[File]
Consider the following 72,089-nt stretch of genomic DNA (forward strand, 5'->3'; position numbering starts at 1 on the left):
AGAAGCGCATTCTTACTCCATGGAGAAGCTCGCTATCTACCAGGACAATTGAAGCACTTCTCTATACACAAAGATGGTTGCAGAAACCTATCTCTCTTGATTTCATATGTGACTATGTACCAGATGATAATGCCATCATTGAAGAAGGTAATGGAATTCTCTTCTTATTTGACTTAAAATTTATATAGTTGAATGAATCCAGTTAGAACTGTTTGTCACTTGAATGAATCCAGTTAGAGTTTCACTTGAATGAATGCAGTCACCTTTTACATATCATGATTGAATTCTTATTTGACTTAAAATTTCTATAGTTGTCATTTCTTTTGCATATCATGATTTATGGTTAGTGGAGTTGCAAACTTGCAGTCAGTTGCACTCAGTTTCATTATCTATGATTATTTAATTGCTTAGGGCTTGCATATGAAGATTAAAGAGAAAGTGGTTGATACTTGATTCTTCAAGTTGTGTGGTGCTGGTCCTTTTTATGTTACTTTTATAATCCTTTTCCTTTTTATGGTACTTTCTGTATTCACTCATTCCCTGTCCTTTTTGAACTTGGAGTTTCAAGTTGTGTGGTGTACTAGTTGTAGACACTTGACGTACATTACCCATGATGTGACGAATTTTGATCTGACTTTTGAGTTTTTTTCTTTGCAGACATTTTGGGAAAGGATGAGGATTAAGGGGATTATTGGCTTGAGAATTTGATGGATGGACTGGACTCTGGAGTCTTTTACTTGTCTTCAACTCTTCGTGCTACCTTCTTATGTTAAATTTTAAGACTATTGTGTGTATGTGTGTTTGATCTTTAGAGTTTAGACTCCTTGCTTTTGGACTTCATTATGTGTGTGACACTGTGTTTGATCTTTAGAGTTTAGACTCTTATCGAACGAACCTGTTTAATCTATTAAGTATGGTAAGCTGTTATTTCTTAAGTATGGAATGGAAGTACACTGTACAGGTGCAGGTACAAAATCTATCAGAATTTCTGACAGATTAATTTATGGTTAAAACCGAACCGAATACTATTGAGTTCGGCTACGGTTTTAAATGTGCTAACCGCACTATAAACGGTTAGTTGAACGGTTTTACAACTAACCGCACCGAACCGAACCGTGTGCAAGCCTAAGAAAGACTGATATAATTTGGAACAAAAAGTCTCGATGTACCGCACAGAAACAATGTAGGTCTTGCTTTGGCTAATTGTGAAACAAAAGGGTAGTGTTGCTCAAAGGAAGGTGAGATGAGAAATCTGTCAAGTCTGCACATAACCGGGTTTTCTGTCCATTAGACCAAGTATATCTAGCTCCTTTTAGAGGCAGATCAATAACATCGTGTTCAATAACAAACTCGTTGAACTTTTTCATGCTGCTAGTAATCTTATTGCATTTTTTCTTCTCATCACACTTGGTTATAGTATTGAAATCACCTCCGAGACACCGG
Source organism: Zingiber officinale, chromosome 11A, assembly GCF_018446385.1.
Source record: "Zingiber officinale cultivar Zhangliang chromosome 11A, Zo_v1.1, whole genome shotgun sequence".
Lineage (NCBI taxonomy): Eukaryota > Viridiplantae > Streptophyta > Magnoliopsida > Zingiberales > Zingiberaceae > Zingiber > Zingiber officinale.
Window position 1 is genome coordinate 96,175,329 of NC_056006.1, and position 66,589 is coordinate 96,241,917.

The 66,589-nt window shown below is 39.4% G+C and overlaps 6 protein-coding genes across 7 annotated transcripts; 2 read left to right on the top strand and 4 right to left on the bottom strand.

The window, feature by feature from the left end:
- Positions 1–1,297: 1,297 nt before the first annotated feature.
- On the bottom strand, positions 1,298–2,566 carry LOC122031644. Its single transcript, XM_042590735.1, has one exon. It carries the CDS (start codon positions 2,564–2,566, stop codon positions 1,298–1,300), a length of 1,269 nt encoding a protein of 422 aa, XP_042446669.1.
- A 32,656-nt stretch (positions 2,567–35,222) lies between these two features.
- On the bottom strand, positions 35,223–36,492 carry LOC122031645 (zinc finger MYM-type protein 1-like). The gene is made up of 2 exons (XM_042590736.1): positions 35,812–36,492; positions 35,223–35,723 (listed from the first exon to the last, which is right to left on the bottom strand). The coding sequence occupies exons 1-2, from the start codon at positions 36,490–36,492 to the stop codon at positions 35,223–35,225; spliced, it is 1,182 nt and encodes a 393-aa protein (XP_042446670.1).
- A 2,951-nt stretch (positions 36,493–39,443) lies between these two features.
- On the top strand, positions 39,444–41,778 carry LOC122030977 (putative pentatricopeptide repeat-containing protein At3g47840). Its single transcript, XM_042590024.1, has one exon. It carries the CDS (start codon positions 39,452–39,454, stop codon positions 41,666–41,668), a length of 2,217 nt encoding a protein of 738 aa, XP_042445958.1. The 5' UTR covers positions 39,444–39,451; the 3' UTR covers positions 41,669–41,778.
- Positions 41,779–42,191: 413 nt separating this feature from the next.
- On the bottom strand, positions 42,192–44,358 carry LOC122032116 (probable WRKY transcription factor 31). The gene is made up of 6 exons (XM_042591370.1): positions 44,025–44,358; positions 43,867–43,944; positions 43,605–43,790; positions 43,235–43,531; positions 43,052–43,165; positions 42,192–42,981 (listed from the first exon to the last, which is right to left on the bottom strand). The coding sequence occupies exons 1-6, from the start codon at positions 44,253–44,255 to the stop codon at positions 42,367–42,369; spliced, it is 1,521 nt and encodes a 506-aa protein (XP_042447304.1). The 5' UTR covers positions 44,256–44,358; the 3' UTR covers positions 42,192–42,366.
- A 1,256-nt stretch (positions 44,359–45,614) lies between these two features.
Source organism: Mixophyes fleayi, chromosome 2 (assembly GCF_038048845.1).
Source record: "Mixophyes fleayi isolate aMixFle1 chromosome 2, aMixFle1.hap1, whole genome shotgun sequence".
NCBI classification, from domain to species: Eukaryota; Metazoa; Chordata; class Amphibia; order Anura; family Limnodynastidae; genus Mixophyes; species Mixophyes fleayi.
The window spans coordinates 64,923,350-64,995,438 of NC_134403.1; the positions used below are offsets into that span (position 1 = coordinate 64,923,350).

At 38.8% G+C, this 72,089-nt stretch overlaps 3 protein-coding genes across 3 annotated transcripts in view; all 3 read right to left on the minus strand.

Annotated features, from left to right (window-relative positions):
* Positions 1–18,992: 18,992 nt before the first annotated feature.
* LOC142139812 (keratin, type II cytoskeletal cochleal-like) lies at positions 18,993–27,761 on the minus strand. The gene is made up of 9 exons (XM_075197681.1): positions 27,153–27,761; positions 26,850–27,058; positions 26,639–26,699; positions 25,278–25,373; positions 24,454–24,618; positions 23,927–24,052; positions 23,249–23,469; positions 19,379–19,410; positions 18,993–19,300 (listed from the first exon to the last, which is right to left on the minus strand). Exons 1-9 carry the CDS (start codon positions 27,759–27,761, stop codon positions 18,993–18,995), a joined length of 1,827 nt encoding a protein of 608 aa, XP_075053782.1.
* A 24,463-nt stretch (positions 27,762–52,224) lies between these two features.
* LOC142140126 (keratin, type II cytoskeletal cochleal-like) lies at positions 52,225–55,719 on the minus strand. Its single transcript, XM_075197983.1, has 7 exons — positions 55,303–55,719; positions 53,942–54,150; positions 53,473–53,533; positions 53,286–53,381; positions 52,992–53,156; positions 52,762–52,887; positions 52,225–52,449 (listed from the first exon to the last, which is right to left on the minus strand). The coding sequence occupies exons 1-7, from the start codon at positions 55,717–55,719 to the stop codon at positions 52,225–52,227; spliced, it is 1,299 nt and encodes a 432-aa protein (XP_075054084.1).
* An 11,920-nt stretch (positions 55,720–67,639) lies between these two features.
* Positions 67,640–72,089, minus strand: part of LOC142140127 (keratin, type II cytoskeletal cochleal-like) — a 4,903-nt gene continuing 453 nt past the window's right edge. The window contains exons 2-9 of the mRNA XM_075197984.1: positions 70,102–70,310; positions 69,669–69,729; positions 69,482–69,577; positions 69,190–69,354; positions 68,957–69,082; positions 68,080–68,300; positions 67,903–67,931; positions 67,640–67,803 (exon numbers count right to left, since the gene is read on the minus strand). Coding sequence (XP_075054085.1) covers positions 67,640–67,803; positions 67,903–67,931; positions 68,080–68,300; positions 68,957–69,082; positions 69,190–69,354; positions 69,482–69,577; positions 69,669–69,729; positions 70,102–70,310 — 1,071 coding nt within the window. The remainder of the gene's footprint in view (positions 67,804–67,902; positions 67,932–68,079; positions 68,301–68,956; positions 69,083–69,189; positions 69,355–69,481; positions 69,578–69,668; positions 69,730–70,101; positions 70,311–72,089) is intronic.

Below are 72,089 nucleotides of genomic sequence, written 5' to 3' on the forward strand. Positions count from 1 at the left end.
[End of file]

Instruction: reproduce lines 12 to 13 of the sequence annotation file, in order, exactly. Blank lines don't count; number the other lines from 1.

- On the bottom strand, positions 35,223–36,492 carry LOC122031645 (zinc finger MYM-type protein 1-like). The gene is made up of 2 exons (XM_042590736.1): positions 35,812–36,492; positions 35,223–35,723 (listed from the first exon to the last, which is right to left on the bottom strand). The coding sequence occupies exons 1-2, from the start codon at positions 36,490–36,492 to the stop codon at positions 35,223–35,225; spliced, it is 1,182 nt and encodes a 393-aa protein (XP_042446670.1).
- A 2,951-nt stretch (positions 36,493–39,443) lies between these two features.